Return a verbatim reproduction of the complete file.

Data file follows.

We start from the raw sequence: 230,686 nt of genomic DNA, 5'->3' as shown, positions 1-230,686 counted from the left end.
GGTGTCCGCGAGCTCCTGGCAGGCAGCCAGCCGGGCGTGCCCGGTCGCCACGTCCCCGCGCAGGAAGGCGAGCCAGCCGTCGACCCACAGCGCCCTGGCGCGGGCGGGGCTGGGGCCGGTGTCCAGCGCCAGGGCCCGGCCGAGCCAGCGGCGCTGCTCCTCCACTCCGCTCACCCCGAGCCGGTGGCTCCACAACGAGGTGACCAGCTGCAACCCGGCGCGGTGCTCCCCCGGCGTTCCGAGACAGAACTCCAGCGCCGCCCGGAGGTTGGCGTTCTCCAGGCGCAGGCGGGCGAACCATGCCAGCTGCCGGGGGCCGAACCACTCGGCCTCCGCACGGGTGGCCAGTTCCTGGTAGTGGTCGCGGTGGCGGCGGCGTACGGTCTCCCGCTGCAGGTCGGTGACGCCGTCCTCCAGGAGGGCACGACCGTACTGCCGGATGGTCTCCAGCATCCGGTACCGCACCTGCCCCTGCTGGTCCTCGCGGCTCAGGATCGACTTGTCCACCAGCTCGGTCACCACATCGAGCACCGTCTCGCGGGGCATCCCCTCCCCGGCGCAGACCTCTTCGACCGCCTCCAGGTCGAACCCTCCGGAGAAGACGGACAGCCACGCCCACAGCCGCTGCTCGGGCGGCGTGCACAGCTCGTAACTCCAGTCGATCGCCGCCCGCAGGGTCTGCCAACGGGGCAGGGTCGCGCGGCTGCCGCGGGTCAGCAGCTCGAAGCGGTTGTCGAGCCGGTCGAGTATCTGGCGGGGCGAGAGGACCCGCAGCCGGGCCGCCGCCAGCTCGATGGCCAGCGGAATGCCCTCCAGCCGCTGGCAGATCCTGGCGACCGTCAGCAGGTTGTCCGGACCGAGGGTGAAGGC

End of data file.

We start from the raw sequence: 230,686 nt of genomic DNA, 5'->3' as shown, positions 1-230,686 counted from the left end.
GGTGTCCGCGAGCTCCTGGCAGGCAGCCAGCCGGGCGTGCCCGGTCGCCACGTCCCCGCGCAGGAAGGCGAGCCAGCCGTCGACCCACAGCGCCCTGGCGCGGGCGGGGCTGGGGCCGGTGTCCAGCGCCAGGGCCCGGCCGAGCCAGCGGCGCTGCTCCTCCACTCCGCTCACCCCGAGCCGGTGGCTCCACAACGAGGTGACCAGCTGCAACCCGGCGCGGTGCTCCCCCGGCGTTCCGAGACAGAACTCCAGCGCCGCCCGGAGGTTGGCGTTCTCCAGGCGCAGGCGGGCGAACCATGCCAGCTGCCGGGGGCCGAACCACTCGGCCTCCGCACGGGTGGCCAGTTCCTGGTAGTGGTCGCGGTGGCGGCGGCGTACGGTCTCCCGCTGCAGGTCGGTGACGCCGTCCTCCAGGAGGGCACGACCGTACTGCCGGATGGTCTCCAGCATCCGGTACCGCACCTGCCCCTGCTGGTCCTCGCGGCTCAGGATCGACTTGTCCACCAGCTCGGTCACCACATCGAGCACCGTCTCGCGGGGCATCCCCTCCCCGGCGCAGACCTCTTCGACCGCCTCCAGGTCGAACCCTCCGGAGAAGACGGACAGCCACGCCCACAGCCGCTGCTCGGGCGGCGTGCACAGCTCGTAACTCCAGTCGATCGCCGCCCGCAGGGTCTGCCAACGGGGCAGGGTCGCGCGGCTGCCGCGGGTCAGCAGCTCGAAGCGGTTGTCGAGCCGGTCGAGTATCTGGCGGGGCGAGAGGACCCGCAGCCGGGCCGCCGCCAGCTCGATGGCCAGCGGAATGCCCTCCAGCCGCTGGCAGATCCTGGCGACCGTCAGCAGGTTGTCCGGACCGAGGGTGAAGGC